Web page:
18:59:37:10 - 19:00:10:13

So his only stipulation was that I would have to be his assistant because he was doing it on his day off and you know would not be paying for his assistant to be there so, and he wasn't charging for this, and it was a wonderful thing that he was doing and I was so grateful but we did have to have permission slips signed so that was another thing that I had to get done.

19:00:23:00 - 19:04:26:04

Lisa: So, Pat, you were talking about the need for dental care that the children had and you found a dentist who was willing to treat the children. Did he come to the school to provide that treatment?

Patricia: No. No, his office was in West Chester and so I had to bring the children there but he did want permission slips signed so I decided that the best way to do that was to go to the home, meet the parents because I was going to be transporting their child to a dentist office, and of course I always encourage to come if they wanted to and some did. Some parents were brave enough to want to come. Others; it wasn't that they... there were all the other family obligations and I never really thought in looking back at that time why did I decide to go to the home? I don't know but it was a very important thing because when I went to the home I saw something totally different than what you would see in the school or when the parent comes to the school. I saw the stresses in the home that having this disabled child put upon the family. Sometimes there would be younger siblings that would be home. Sometimes I would be making my visit at home at a time that the other kids were out of school or home from school or maybe sick. So I saw that this wasn't easy to have... it wasn't easy on the siblings to have a brother or sister who was disabled but mostly I saw how hard it was for the mother; the prime caregiver and we're talking about the seven days mostly. We were talking about moms being at home, not in the workforce, and so this stress was on the mothers because they had to take care of a child that was maybe five, seven years old and couldn't feed themselves, couldn't go to the potty. Those were things that were extremely difficult; to fit into what we all consider normal family life. And I thought we've got to help...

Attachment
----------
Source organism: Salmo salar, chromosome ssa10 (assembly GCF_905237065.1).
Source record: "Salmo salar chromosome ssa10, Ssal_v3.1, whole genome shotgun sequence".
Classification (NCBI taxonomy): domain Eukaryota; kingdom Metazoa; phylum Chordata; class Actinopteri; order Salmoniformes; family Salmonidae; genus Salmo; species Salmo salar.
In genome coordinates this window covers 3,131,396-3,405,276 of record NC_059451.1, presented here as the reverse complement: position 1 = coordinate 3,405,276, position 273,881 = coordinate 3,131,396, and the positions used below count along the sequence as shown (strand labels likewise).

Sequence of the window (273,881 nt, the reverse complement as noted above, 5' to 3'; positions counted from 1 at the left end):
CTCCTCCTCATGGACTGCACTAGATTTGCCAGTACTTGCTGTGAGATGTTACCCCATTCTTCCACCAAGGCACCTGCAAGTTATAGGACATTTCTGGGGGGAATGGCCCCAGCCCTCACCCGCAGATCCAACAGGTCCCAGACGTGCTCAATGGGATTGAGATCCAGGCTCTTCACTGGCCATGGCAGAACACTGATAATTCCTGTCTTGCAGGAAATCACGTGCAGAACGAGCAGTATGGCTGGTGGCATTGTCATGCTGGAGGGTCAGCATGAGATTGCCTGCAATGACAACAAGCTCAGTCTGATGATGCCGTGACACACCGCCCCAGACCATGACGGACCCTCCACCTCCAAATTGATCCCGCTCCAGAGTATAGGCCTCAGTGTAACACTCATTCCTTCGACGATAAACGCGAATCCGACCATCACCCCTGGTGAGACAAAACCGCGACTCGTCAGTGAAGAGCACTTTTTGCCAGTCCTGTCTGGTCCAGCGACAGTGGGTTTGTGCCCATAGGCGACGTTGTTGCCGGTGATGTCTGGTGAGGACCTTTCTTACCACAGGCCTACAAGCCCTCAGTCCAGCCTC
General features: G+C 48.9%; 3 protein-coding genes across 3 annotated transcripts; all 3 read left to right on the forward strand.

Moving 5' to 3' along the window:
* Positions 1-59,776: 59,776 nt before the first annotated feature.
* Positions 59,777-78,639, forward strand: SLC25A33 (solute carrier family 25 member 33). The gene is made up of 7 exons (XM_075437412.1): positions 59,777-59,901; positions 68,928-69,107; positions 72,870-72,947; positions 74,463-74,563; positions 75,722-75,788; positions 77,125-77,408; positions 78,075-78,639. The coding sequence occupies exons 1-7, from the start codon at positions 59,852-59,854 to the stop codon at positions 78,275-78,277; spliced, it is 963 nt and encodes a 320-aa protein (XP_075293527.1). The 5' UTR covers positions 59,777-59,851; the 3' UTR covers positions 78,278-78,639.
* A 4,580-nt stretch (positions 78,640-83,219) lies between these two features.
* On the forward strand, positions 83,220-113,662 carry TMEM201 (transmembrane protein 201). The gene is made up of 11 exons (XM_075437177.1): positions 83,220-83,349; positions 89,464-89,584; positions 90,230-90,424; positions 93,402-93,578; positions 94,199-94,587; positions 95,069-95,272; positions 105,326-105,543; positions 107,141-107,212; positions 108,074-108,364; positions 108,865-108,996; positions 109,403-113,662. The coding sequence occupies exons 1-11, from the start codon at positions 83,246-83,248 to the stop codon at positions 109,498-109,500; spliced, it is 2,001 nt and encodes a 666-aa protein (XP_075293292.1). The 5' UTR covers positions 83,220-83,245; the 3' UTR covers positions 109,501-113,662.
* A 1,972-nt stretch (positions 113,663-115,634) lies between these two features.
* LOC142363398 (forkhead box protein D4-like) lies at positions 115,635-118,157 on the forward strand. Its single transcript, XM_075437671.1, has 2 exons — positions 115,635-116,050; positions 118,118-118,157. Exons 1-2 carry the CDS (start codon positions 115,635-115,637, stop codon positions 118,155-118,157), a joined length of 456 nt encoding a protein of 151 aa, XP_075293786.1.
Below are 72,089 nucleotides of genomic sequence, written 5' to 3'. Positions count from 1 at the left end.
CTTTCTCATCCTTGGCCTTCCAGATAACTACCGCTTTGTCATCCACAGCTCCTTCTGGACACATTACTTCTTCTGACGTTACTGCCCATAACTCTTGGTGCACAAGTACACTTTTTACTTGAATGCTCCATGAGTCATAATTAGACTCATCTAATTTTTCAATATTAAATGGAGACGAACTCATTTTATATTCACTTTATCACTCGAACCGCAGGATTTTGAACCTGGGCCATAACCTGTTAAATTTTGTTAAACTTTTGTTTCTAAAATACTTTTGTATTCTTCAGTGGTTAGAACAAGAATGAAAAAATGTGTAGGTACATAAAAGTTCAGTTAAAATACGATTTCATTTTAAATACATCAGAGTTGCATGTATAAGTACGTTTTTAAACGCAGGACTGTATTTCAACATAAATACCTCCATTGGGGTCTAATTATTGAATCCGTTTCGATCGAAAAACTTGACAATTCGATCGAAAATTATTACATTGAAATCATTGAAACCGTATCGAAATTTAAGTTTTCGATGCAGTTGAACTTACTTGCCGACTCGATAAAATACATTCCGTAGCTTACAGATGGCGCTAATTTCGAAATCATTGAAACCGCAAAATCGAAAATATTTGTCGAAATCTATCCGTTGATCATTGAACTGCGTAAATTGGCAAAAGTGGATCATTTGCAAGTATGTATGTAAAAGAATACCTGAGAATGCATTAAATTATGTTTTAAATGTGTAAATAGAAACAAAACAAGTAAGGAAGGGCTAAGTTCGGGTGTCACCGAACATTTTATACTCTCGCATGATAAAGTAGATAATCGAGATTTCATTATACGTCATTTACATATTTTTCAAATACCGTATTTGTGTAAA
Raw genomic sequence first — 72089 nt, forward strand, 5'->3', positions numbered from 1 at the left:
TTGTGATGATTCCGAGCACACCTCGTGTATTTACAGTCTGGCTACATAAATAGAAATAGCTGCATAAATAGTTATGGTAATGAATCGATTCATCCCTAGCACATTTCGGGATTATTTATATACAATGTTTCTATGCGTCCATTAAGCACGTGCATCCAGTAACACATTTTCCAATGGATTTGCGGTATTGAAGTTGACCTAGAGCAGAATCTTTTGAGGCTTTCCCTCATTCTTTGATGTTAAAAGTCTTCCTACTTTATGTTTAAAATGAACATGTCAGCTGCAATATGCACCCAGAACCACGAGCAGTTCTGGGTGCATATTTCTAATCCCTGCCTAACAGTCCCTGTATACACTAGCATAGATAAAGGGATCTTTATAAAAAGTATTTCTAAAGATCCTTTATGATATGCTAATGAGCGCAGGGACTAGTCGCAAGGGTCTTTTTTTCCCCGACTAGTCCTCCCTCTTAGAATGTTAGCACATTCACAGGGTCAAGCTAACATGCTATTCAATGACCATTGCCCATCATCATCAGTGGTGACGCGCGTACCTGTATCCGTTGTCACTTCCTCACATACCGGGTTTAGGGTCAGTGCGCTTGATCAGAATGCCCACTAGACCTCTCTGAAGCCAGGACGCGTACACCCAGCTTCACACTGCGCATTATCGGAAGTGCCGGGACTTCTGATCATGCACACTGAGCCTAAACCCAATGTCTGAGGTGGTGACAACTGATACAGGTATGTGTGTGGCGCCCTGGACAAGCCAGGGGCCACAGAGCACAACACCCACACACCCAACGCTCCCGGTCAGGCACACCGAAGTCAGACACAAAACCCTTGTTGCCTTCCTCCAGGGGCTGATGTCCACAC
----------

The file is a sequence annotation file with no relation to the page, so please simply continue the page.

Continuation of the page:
I knew it was important that the children have some kind of, we move ahead in developmental with some of the skill levels, writing and things like that and some of the children would be able to accomplish that but more importantly they had to know how to feed themselves, how to brush their teeth, how to button their clothes; all those things that we did with our children when they were two years old. It's time to learn how to put your socks on and I just took for granted that my children would do that and that eventually... did you really teach your child to put on their own socks or did you children just put their socks on and when I look back at that I really don't remember. I don't remember that I had to teach these things but obviously it was a combination of the child being ready and wanting to and of course, you know, I now know that everything goes. You pull socks off before you pull your socks on so the children learn this way; so there's a real sequential system that goes on in this learning of things. And these children were not going through that and that was putting a tremendous burden on the family.